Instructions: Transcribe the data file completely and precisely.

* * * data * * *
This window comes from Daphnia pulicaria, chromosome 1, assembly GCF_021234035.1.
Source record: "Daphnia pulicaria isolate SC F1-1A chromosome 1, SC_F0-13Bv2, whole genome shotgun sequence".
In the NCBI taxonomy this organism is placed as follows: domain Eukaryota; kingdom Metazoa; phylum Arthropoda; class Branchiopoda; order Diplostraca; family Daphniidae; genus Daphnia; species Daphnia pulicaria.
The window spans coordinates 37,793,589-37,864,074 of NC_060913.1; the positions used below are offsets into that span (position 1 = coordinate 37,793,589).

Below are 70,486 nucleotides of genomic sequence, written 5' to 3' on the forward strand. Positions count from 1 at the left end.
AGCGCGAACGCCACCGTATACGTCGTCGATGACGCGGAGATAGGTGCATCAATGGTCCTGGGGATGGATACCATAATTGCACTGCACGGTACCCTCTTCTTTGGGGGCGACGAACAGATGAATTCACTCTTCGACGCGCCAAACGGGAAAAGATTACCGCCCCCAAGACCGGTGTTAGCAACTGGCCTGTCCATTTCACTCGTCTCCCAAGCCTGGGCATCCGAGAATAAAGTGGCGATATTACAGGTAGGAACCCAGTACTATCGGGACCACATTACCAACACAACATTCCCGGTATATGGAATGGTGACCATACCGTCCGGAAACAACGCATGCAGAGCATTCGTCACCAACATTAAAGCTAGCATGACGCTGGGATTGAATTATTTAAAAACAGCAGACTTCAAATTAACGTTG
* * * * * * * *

This window comes from Daphnia pulicaria, chromosome 1, assembly GCF_021234035.1.
Source record: "Daphnia pulicaria isolate SC F1-1A chromosome 1, SC_F0-13Bv2, whole genome shotgun sequence".
In the NCBI taxonomy this organism is placed as follows: domain Eukaryota; kingdom Metazoa; phylum Arthropoda; class Branchiopoda; order Diplostraca; family Daphniidae; genus Daphnia; species Daphnia pulicaria.
The window spans coordinates 37,793,589-37,864,074 of NC_060913.1; the positions used below are offsets into that span (position 1 = coordinate 37,793,589).

Below are 70,486 nucleotides of genomic sequence, written 5' to 3' on the forward strand. Positions count from 1 at the left end.
AGCGCGAACGCCACCGTATACGTCGTCGATGACGCGGAGATAGGTGCATCAATGGTCCTGGGGATGGATACCATAATTGCACTGCACGGTACCCTCTTCTTTGGGGGCGACGAACAGATGAATTCACTCTTCGACGCGCCAAACGGGAAAAGATTACCGCCCCCAAGACCGGTGTTAGCAACTGGCCTGTCCATTTCACTCGTCTCCCAAGCCTGGGCATCCGAGAATAAAGTGGCGATATTACAGGTAGGAACCCAGTACTATCGGGACCACATTACCAACACAACATTCCCGGTATATGGAATGGTGACCATACCGTCCGGAAACAACGCATGCAGAGCATTCGTCACCAACATTAAAGCTAGCATGACGCTGGGATTGAATTATTTAAAAACAGCAGACTTCAAATTAACGTTG